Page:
On 15 September, prime minister Boris Johnson began reshuffling his cabinet of senior ministers. This dramatic turn of events coincided with the parliamentary debate on the government’s proposed £20 per week cut to universal credit. Some have speculated that the cabinet reshuffle was a technique to distract the public from the government’s drastic cuts.
It’s a bit exciting wondering what new awful people will replace the old awful people isn’t it
— Rosie Holt (@RosieisaHolt) September 15, 2021
Another Twitter user simply said:
You can't reshuffle shit.
— That Baratheon Girl 🍷💙🇪🇺 ⚽🏉🌹 (@baratheongirl) September 15, 2021
Possibly referring to Raab’s comments suggesting that the UK should trade with nations known to violate the European Convention on Human Rights in the name of growth, David Osland said:
Dominic Raab is an outspoken opponent of the Human Rights Act. He's just been appointed justice secretary.
— David__Osland (@David__Osland) September 15, 2021
Tweeting a potted history of Truss’ corruption, rapper Lowkey shared:
New foreign secretary Liz Truss was courted by neocon think tank the American Enterprise Institute, funded by Exxon Mobil, Shell & Koch bros
As trade minister, she forced weapons sales to Saudi even after £15 billion of BAE systems arms helped drive Yemen to the point of famine
— Lowkey (@Lowkey0nline) September 15, 2021
Drawing attention to Dorries’ stoking of Britain’s culture wars, Ash Sarkar shared:
The new Secretary of State for Culture Wars. https://t.co/ypepsaGTUY
— Ash Sarkar (@AyoCaesar) September 15, 2021
The dramatic turn of events coincided with a parliamentary debate on the government’s plan to cut an uplift to universal credit by £20 per week. Arguing that the prime minister’s cabinet reshuffle is simply a distraction from the Tories’ cut to universal credit, Rachel Wearmouth shared:
This reshuffle completely distracts from the vote on Universal Credit, btw, and the fact that slashing the £20 uplift is going to push people into poverty.
— Rachel Wearmouth (@REWearmouth) September 15, 2021
National secretary of The People’s Assembly Laura Pidcock added:
So many journos drooling over the reshuffle, using their large platforms to share *breaking* news with us whilst a seismic cut to Universal Credit is being made. A grotesque assault on working class people is taking place & they are largely silent on it. Utterly reprehensible.
— Laura Pidcock (@LauraPidcock) September 15, 2021
UN special rapporteur on extreme poverty and human rights Olivier De Schutter has written a letter urging the UK government to reconsider the proposed cut. He argues that it may be in breach of international human rights law and is likely to push an estimated half a million households into poverty:
📢UN Human Rights expert @srpoverty warns about imminent cut to Universal Credit uplift of £20 per week affecting 6 million low-income households. Read @DeSchutterO official letter to the UK: https://t.co/x5DAvN8KyN. Government expected to reply. #KeepTheLifeline pic.twitter.com/kOjkVcfY4d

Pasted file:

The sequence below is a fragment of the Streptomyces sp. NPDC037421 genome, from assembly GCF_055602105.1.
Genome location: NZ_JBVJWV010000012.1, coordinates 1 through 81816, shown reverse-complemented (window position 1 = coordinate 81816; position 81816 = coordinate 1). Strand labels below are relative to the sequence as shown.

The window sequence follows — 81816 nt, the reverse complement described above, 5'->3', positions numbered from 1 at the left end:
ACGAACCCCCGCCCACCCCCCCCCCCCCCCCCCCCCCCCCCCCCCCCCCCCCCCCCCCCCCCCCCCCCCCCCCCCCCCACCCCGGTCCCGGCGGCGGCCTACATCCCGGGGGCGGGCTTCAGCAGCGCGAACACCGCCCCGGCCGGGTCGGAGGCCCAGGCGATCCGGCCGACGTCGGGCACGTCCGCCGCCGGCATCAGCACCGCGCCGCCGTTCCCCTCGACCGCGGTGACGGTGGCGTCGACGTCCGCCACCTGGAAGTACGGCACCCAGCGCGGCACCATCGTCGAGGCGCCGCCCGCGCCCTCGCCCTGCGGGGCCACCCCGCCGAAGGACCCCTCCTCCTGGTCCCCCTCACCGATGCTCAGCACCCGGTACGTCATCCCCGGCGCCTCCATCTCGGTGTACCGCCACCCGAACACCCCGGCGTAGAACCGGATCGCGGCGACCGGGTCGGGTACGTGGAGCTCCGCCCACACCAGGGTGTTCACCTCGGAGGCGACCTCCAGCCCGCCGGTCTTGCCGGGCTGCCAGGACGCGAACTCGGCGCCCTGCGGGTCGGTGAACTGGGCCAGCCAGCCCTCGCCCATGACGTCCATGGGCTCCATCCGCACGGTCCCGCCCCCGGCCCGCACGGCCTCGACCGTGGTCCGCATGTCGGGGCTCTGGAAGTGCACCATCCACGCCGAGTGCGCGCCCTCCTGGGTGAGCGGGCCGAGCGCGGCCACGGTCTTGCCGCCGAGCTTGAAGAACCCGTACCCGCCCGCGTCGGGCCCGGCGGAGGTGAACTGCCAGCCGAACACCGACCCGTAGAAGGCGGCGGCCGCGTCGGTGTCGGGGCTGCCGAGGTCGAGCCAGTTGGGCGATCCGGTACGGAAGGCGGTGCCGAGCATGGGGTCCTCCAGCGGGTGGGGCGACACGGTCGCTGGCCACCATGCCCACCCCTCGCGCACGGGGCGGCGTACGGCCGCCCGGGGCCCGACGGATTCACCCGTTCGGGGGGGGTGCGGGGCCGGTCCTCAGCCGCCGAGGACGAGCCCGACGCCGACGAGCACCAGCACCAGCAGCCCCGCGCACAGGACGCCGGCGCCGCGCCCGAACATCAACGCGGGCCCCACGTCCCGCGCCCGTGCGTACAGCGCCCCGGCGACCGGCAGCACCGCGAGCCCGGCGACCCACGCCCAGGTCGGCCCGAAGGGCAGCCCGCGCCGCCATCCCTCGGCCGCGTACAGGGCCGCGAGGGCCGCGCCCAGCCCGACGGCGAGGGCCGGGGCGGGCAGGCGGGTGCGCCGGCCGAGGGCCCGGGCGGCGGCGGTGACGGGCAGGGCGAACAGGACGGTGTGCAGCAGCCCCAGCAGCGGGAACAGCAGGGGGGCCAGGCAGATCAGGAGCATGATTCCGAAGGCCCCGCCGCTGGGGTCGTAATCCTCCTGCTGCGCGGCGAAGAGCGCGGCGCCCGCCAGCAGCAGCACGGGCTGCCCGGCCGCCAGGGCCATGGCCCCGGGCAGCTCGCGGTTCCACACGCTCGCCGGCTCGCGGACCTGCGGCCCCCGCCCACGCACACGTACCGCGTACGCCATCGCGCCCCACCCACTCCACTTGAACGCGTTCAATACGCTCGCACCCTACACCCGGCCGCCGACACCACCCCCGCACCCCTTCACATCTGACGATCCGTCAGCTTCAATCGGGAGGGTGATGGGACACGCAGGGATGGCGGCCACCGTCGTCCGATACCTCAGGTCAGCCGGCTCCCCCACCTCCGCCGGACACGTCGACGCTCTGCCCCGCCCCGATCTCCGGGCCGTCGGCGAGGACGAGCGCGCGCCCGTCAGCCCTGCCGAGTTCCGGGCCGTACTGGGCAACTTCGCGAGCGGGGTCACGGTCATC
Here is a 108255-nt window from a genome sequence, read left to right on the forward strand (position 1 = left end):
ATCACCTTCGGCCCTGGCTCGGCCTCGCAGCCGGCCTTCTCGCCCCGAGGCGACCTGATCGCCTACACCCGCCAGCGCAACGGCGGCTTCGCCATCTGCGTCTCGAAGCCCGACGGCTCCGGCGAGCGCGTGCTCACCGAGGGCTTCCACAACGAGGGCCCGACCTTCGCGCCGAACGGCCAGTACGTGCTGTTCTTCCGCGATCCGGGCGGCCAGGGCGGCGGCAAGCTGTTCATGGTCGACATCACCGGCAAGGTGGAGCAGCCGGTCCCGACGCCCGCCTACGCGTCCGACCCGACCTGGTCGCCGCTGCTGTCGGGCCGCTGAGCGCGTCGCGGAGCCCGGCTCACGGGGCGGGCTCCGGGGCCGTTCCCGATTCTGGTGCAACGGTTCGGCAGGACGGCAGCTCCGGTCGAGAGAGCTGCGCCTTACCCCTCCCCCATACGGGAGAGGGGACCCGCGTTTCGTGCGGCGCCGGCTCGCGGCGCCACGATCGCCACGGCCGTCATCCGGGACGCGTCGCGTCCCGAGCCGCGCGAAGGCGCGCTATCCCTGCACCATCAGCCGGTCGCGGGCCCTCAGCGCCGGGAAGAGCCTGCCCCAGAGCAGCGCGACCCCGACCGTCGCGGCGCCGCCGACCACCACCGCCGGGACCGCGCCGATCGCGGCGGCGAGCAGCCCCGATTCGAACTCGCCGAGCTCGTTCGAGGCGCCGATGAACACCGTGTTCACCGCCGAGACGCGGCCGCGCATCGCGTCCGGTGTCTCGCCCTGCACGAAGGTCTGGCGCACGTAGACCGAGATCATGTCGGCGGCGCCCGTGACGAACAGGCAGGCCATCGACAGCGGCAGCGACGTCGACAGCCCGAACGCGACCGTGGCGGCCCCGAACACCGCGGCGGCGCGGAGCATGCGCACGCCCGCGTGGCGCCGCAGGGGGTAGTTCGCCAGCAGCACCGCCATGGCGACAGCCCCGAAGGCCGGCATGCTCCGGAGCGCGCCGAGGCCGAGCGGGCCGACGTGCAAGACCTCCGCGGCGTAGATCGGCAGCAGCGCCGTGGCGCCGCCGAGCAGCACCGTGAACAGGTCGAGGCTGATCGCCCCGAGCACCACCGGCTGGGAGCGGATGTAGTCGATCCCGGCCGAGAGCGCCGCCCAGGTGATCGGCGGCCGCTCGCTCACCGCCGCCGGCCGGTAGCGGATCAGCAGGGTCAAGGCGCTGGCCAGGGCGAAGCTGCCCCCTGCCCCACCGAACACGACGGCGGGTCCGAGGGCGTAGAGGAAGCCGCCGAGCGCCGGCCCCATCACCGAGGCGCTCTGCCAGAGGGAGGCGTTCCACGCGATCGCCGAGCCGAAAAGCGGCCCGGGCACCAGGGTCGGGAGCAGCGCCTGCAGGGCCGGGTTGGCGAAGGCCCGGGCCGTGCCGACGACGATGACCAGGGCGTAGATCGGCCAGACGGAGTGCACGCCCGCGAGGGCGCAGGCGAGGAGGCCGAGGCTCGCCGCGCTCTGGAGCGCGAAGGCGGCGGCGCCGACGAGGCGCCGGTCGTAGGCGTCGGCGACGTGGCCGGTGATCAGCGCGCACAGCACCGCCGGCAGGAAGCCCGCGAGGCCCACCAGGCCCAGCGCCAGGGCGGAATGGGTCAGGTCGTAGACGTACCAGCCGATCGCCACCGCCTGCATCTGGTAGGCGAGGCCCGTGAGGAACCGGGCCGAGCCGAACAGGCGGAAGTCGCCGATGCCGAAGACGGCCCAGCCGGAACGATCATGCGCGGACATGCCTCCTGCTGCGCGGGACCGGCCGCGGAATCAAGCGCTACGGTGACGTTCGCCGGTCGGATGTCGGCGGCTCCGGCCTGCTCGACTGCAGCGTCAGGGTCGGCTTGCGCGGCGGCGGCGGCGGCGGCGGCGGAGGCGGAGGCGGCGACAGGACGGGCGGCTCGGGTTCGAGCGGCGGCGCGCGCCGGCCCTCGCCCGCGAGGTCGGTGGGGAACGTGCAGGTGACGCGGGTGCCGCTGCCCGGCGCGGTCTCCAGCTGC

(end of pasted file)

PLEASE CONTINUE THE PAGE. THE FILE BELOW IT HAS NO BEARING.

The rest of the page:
— UN Special Rapporteur on poverty and human rights (@srpoverty) September 16, 2021
Sharing a video of her speech at the House of Commons debate – in which she recounted correspondence from constituents on the potentially devastating impact of the cut on their lives – Coventry South MP Zarah Sultana tweeted:
When I asked people to contact me about the impact of the £20-a-week Universal Credit cut, I was overwhelmed by the response. The messages were heartbreaking.
I can't do justice to the depth of pain and anger, but today I spoke and voted against this attack on the working class. pic.twitter.com/Z8mdQKZ5Pw
— Zarah Sultana MP (@zarahsultana) September 15, 2021
Highlighting that the £20 per week cut to universal credit will disproportionately impact poor and disabled people, Labour MP for Hemsworth John Trickett tweeted:
Disabled & poorer families are facing winter with a lethal mix of price rises & universal credit cuts.
Stripping away £20 a week from the disabled while putting their energy bills up £139 should be a criminal offence.
— Jon Trickett MP (@jon_trickett) September 15, 2021
Setting out the impact of the planned cut coupled with the rise in national insurance tax on disadvantaged young people, Howard Beckett shared:
For an 18-20 year old the UK minimum wage went from a meagre £6.45 to a miserly £6.56 in April ‘21. A pathetic 1.7% rise. Inflation is running at 3.2%; £20 is about to be taken from Universal Credit & they face a National Insurance tax rise. Austerity for our youth is lost hope.
— Howard Beckett (@BeckettUnite) September 16, 2021
Summarising the government’s war on the working-class, senior economist Sarah Arnold shared:
In the next few months, low income working households face:
— Sarah Arnold (@Sarahsarnie) September 16, 2021
Changes…now the campaign
On 15 September, Liz Truss replaced Dominic Raab as foreign secretary. The prime minister appointed Raab justice secretary and deputy prime minister. Former education secretary Gavin Williamson, former housing, communities and local government secretary Robert Jenrick, and former justice secretary Robert Buckland lost their roles as cabinet ministers, having all faced scandals over the course of the pandemic.
Meanwhile, chancellor Rishi Sunak and home secretary Priti Patel remain in place. Other ministers, including newly appointed housing secretary Michael Gove and culture secretary Nadine Dorries, have moved positions.
Campaigners from organisations including the People’s Assembly, Black Lives Matter, the National Education Union and Campaign For Nuclear Disarmament are coming together. They’re holding a national demonstration against the government’s “corruption, cronyism and exploitation” during the Tory party conference in Manchester on 3rd October.
Featured image via Youtube – ITV News
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